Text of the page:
complementation

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com·ple·men·ta·tion

(kom'plĕ-men-tā'shŭn),
1. Functional interaction between two defective viruses permitting replication under conditions inhibitory to the single virus.
2. Interaction between two genetic units, one or both of which are defective, permitting the organism containing these units to function normally, whereas it could not do so if either unit were absent.
Farlex Partner Medical Dictionary © Farlex 2012

complementation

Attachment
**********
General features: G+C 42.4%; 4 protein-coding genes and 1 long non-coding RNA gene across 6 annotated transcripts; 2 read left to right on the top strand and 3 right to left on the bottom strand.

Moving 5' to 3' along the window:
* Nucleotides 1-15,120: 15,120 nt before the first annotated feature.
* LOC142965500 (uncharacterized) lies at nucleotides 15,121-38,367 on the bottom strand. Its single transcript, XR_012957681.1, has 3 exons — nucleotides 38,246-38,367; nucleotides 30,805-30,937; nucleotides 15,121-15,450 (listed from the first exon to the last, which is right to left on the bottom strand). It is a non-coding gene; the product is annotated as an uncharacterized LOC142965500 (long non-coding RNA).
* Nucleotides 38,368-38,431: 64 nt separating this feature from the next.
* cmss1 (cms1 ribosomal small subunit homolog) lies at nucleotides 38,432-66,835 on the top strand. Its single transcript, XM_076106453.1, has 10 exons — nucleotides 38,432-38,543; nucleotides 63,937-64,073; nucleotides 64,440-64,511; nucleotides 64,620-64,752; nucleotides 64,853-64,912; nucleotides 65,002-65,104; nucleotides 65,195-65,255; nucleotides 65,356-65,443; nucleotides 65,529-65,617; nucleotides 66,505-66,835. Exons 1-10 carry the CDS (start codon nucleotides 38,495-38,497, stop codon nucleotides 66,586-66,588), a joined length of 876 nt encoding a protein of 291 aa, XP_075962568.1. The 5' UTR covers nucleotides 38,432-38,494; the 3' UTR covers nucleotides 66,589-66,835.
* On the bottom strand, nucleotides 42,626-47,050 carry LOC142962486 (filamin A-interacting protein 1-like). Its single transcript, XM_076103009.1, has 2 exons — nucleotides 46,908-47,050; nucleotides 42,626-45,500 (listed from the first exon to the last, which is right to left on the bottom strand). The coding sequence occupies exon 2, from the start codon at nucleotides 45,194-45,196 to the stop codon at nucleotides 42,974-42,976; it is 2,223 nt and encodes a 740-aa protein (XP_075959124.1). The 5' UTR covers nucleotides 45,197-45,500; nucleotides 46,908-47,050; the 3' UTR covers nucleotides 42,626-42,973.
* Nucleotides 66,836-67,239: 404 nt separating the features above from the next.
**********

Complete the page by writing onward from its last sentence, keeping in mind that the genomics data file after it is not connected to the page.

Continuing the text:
Psychology The process of functioning differently than, and in reciprocation to, someone else, by responding to that person's activities, behavior, and reactions, especially vis-á-vis differentiation of gender-identity/role. Cf Identification.
McGraw-Hill Concise Dictionary of Modern Medicine. © 2002 by The McGraw-Hill Companies, Inc.

com·ple·men·ta·tion

(kom'plĕ-men-tā'shŭn)
1. Interaction between two defective viruses permitting replication under conditions inhibitory to the single virus.
2. Interaction between two genetic units, one or both of which aredefective, permitting the organism containing these units to function normally, whereas it could not do so if either unit were absent.
Medical Dictionary for the Health Professions and Nursing © Farlex 2012